Over 35 Years Later, Rocky Horror Fans Fight to Keep Their Obsession Alive
IT'S AFTER DARK on May 11 in Vancouver, Washington, and 158 people are crammed into the single-screen Kiggins Theatre on Main Street. Men in fishnets are talking to women in gold top hats, lipstick is everywhere, and most people are partially nude.
At this point in the evening, the members of the Denton Delinquents should be at least a little nervous. Weeks of work lead up to the moment when the lights go down, the film flickers into action, and a pair of oversized, heavily rouged lips appears on the screen. Those lips set off two hours of innuendo, improv, and underwear, in which the cast "shadows" or acts out The Rocky Horror Picture Show. And all over the world—since the mid-'70s—casts have done the same. As the film rolls, the Delinquents recreate the action behind them, exuberantly presiding over their scantily clad audience.
Tonight, however, their nerves are more frayed than ever. Since leaving their previous theater to strike out on their own a year ago, they've essentially been homeless. And a homeless Rocky cast is nothing. It's taken an entire year to get this show. If it goes wrong they may not get another chance.
But when the lips emerge on the screen and the cast walks out for the first bars of "Science Fiction/Double Feature, " everything fits into place. The room is half-packed with wide-eyed and enthusiastic strangers, their costumes impeccable. For the first time in a year, everything seems to be working.
Then, 20 minutes into the show, the reel melts, the image snaps from the screen and the audio cuts out. Panicked, the cast turns to their high-heeled, corset-wearing Dr. Frank-N-Furter, who screams at the bewildered crowd to "GET UP AND DANCE." The film flickers back into life soon after, and the cast's nerves begin to resettle. But with the sweat still drying on their foreheads, the reel fails again. Ten minutes are skipped in the blink of an eye.
As they improvised their way out of the catastrophe, perhaps the cast was thinking about the 35mm reel that 20th Century Fox had sent them. It had taken a year of constant phone calls to get the film, and when it arrived, it was obvious the 38-year-old roll of film stock wouldn't make it. When the cast pulled the film from its box they saw fragments fly off.
Looking back on it a month later, cast director and "Janet shadow" Anna Kotaniemi is still trying to piece the evening together.
"It was nerve-wracking, to say the least, " she says with a smile. "We didn't know if we were going to finish that night... We just thought, 'This could be the end of it.'"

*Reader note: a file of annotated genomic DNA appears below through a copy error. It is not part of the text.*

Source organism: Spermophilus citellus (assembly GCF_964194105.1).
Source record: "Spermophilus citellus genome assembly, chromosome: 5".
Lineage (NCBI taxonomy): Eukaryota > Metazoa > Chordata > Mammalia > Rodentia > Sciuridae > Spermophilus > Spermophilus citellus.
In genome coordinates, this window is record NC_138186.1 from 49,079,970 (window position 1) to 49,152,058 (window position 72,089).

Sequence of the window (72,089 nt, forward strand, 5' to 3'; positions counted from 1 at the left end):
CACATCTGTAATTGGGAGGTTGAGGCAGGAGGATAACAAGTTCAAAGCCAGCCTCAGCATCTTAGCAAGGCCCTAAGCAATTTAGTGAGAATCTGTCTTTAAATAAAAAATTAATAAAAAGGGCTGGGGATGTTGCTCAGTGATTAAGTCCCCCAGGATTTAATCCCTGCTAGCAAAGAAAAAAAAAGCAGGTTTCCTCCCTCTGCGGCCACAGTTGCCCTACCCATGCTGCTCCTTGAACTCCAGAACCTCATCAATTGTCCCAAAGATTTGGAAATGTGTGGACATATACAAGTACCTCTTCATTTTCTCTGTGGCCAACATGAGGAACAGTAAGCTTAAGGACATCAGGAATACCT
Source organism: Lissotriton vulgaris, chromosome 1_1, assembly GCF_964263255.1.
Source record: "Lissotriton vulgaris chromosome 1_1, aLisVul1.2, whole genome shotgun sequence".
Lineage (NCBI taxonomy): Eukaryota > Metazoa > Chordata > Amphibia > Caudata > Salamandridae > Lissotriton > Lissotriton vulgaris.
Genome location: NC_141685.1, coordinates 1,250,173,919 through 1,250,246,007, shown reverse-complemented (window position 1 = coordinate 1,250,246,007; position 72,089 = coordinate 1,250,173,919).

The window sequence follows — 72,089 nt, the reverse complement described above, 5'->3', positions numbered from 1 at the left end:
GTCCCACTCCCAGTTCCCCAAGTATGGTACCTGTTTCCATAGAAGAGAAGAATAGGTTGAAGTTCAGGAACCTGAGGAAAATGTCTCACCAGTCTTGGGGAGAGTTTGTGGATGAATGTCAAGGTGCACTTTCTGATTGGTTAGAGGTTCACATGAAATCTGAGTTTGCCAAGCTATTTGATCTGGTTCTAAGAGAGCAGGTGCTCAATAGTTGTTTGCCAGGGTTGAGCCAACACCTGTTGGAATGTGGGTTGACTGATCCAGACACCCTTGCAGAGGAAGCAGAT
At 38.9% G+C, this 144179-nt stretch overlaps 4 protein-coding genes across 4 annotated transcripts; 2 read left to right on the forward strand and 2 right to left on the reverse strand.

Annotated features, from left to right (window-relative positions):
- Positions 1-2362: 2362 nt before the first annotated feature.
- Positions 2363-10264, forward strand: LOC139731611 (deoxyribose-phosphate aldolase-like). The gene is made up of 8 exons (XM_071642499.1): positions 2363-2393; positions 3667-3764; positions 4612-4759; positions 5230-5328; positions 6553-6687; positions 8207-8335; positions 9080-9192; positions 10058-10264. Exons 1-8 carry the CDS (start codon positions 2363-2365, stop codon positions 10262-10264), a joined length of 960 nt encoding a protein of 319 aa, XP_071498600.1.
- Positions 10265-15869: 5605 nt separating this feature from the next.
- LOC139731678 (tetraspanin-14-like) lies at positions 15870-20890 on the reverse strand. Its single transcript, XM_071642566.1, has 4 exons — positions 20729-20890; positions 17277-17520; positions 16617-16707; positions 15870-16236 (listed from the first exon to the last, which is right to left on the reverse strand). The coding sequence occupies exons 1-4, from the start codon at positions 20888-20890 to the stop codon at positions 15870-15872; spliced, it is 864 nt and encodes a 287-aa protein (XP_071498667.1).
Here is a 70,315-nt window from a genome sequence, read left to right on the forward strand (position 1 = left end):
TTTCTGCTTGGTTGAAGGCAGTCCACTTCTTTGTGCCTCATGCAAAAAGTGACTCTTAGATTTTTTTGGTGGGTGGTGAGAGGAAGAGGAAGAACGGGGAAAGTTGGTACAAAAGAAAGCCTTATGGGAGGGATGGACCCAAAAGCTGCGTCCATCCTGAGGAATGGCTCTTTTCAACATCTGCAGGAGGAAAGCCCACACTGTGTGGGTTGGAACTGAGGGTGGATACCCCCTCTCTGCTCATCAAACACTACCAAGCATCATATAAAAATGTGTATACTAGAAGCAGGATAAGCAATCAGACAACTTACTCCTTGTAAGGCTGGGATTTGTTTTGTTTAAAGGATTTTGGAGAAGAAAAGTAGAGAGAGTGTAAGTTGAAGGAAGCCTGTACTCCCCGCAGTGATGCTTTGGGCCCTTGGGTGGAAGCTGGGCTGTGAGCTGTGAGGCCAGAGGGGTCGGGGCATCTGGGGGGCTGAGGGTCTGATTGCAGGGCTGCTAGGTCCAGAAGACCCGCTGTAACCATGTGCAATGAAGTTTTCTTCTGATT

It wasn't the end, though.
A month later, at their second Kiggins Theatre performance,
the audience had swelled to 200. Without prompting, Fox had sent them a new print.
It was flawless.
s with any cult phenomenon, The Rocky Horror Picture Show is baffling. A mid-'70s parody of B-movies and science-fiction flicks, it takes the form of a gender-twisting, sexually charged slab of musical theater. Tim Curry wears a corset, Susan Sarandon sleeps with a sexed-up Frankenstein's monster-type creation, and Meat Loaf rides a motorbike before being murdered with an ice pick. The songs are weird and undeniably catchy. None of this begins to touch on just how strange the film is.
Its plot is less important than its followers, though. Over the years, Rocky has evolved into something bigger than its creators could have imagined, blurring the division between screen and audience, and inspiring all-consuming devotion from those who choose to get involved.
Before all that, Rocky was ignored. Up until early April 1976, a full eight months after its initial release, the film had been nothing short of a rank commercial failure, finding only moderate success in Los Angeles, but being ignored by the nation at large. Screenings had been cancelled in other major cities and 20th Century Fox had all but given up hope of recouping the film's $1.4 million budget.
Fox decided to roll the dice one last time. They pushed the film toward midnight screenings in hope that its dark, leftfield look might resonate with a late-night crowd.
On April Fools' Day, 1976, Rocky was scheduled for its first midnight showing at the Waverly Theater in New York City.
Then it started happening, faster than anyone could have predicted. A marketing campaign by the theater brought a solid crowd in, and they kept coming back. By Halloween, the audience was wearing costumes mimicking those on screen. They'd started shouting back at the characters, conversing with the script, making it even smuttier and, often, significantly funnier.